Here's a list of some companies that will do what they want with your images:

The BBC

Note (from a BBC website): By submitting a design and your name to the BBC, you grant the BBC a perpetual, royalty-free licence to use, reproduce, modify, publish, distribute, and otherwise exercise all copyright and publicity rights with respect to that photo at its sole discretion, including storing it on the BBC's servers and incorporating it in other works in any media now known or later developed including without limitation published books. If you do not wish to grant the BBC these rights, it is suggested that you do not submit a photo to this website.



British Airways Highlife magazine are running a competition but state:

Copyright clearance and permission of subjects are the responsibility of the entrant.

British Airways and Cedar Communications reserve the rights for future use of the images. (note that they don't state what that usage will be or whether you'll be paid in any way for the use of your image)



Now for a couple of positive examples:

Burrard Lucas Photography had this competition running and were very clear and fair about how an entrants images would be treated.

•You must be the photographer and owner of the copyright for any image entered.
•You will retain copyright of your entries at all times and will always be credited alongside your picture.
•By entering this competition, you grant us a non-exclusive licence to display your photograph in connection with this contest. This may include syndication of the 12 winning photographs by the media (but only in connection with this contest). Winners will always be informed if their photographs are syndicated and will always be credited next to their image.
•Under no-circumstance will we use submitted images for commercial gain unless it has been agreed on a case by case basis with the photographer.


Amateur Photographer are currently running this competition. They had this to say on their terms and conditions:

7.Copyright of all entries remains with the photographer but Amateur Photographer and Old Pulteney reserve the right to use entries, without payment to promote the competition.
8.By entering this competition you agree to participate in any publicity that the “Wish Your Were Here” competition may generate.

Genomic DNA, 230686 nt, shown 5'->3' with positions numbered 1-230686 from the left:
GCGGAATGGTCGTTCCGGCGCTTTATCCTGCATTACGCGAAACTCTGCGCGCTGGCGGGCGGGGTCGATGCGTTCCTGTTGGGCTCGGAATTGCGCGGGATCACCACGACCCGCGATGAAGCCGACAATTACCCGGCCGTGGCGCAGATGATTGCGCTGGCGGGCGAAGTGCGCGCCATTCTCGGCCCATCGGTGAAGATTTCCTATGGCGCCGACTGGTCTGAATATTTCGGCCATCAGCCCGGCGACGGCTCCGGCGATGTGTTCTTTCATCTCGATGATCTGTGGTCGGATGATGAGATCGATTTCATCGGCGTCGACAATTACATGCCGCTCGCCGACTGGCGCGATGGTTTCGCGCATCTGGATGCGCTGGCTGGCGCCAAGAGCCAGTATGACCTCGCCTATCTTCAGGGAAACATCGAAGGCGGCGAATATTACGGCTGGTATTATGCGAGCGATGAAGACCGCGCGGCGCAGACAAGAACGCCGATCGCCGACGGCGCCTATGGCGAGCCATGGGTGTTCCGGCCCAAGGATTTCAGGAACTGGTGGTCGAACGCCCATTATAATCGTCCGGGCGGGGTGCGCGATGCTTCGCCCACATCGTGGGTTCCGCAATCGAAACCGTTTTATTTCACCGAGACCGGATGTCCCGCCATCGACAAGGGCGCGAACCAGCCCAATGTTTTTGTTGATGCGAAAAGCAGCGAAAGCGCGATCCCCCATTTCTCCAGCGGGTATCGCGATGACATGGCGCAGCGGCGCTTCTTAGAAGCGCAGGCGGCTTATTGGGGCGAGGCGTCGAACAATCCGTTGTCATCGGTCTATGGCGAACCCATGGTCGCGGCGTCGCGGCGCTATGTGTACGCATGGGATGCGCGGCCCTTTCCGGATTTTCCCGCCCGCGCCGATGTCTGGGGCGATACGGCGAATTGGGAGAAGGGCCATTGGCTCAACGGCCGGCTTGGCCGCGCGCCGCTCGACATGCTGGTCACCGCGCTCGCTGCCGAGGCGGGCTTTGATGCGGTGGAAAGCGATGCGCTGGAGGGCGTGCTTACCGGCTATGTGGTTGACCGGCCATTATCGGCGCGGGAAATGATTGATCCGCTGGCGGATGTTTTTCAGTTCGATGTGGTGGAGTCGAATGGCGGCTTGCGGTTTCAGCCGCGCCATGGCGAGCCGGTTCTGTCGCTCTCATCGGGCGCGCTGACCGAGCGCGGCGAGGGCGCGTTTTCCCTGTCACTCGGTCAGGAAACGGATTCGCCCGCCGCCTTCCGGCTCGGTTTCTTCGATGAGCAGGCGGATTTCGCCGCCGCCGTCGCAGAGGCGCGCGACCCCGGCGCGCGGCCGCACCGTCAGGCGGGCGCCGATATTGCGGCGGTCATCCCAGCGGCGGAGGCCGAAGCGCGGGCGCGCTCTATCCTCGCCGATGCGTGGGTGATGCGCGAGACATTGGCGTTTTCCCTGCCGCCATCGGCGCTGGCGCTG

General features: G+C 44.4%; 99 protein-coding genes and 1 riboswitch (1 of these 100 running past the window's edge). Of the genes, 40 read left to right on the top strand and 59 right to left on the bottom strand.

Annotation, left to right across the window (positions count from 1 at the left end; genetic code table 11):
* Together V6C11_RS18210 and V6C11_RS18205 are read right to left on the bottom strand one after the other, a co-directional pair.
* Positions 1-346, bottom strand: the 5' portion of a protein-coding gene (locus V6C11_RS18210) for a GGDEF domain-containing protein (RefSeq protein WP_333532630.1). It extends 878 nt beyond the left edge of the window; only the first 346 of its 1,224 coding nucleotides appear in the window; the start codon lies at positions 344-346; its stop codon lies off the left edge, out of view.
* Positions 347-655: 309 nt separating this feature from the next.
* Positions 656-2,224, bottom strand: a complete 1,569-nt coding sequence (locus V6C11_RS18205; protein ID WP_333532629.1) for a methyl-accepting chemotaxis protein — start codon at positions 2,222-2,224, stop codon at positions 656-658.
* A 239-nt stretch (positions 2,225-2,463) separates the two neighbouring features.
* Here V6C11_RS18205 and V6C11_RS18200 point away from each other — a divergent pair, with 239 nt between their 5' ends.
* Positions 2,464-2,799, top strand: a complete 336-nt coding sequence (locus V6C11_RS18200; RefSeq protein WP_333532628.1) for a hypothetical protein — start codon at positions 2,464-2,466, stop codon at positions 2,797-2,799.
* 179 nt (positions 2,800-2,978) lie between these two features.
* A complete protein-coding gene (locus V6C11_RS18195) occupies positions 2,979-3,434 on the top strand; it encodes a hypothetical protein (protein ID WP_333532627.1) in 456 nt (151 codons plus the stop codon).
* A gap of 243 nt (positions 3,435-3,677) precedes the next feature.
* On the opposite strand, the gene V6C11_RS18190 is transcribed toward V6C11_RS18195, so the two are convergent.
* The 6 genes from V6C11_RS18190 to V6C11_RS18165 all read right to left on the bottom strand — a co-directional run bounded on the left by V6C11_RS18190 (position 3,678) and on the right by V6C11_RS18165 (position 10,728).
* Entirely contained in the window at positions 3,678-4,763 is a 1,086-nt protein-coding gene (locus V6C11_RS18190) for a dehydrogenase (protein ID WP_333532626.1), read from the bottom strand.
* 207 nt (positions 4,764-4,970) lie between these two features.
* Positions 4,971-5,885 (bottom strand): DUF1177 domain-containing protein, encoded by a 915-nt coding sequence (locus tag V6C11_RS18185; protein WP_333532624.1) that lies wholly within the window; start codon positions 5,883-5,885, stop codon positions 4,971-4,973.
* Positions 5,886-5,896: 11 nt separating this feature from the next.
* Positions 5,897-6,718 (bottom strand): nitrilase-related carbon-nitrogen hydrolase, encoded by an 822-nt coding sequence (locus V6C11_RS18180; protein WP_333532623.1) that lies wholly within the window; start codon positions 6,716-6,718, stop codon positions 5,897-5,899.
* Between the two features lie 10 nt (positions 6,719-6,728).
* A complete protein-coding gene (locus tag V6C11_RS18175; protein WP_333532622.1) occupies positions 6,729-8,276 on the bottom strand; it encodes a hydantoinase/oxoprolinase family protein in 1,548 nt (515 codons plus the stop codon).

so please think before entering any competitions...READ THE SMALL PRINT?

Cheers

Wolf

Monday, 23 November 2009

Images from Nepal

Exploring Parts of Nepal

Does anything specific come to mind when you think of Nepal? What images does it conjure up? Perhaps one of the birth places of Buddhism...or the top of the world where thousands of people travel to get near or climb Mount Everest? The Northern part of Mount Everest is in Tibet while the souther part is in Nepal. The Nepalese name for Mount Everest is Sagarmatha which means 'Mother of the Universe'.


Read about the journey on my blog

I started a new blog at the beginning of this journey at: http://wolfphotograpy.blogspot.com/. I wanted to write in the moment or as near as possible about my feelings on parts of the journey. Please feel free to go and have a look or follow the blog by logging in to or creating a free blogger account. It came in useful for venting some of my emotions about some of the things that I was seeing. You'll need to scroll down to the bottom and click on older posts and go back to 02 Oct 09 to see the relevant entries or just click here: http://wolfphotograpy.blogspot.com/2009_10_01_archive.html.


Viewing the images from Nepal

Come and journey with me now and view beautiful landscapes and beautiful people. A life that, while seeming basic and even primitive to us, seems a happier one as you mingle amongst the people and places of Nepal. There are 5 albums:

Kathmandu explores the area as well as various Buddhist and Hindu temples of in the region.

Kathmandu to Pokhara. Pokhara is an area of great beauty, you'll see images of cascading rice paddies and the people working them, as well as other forms of industry in the area.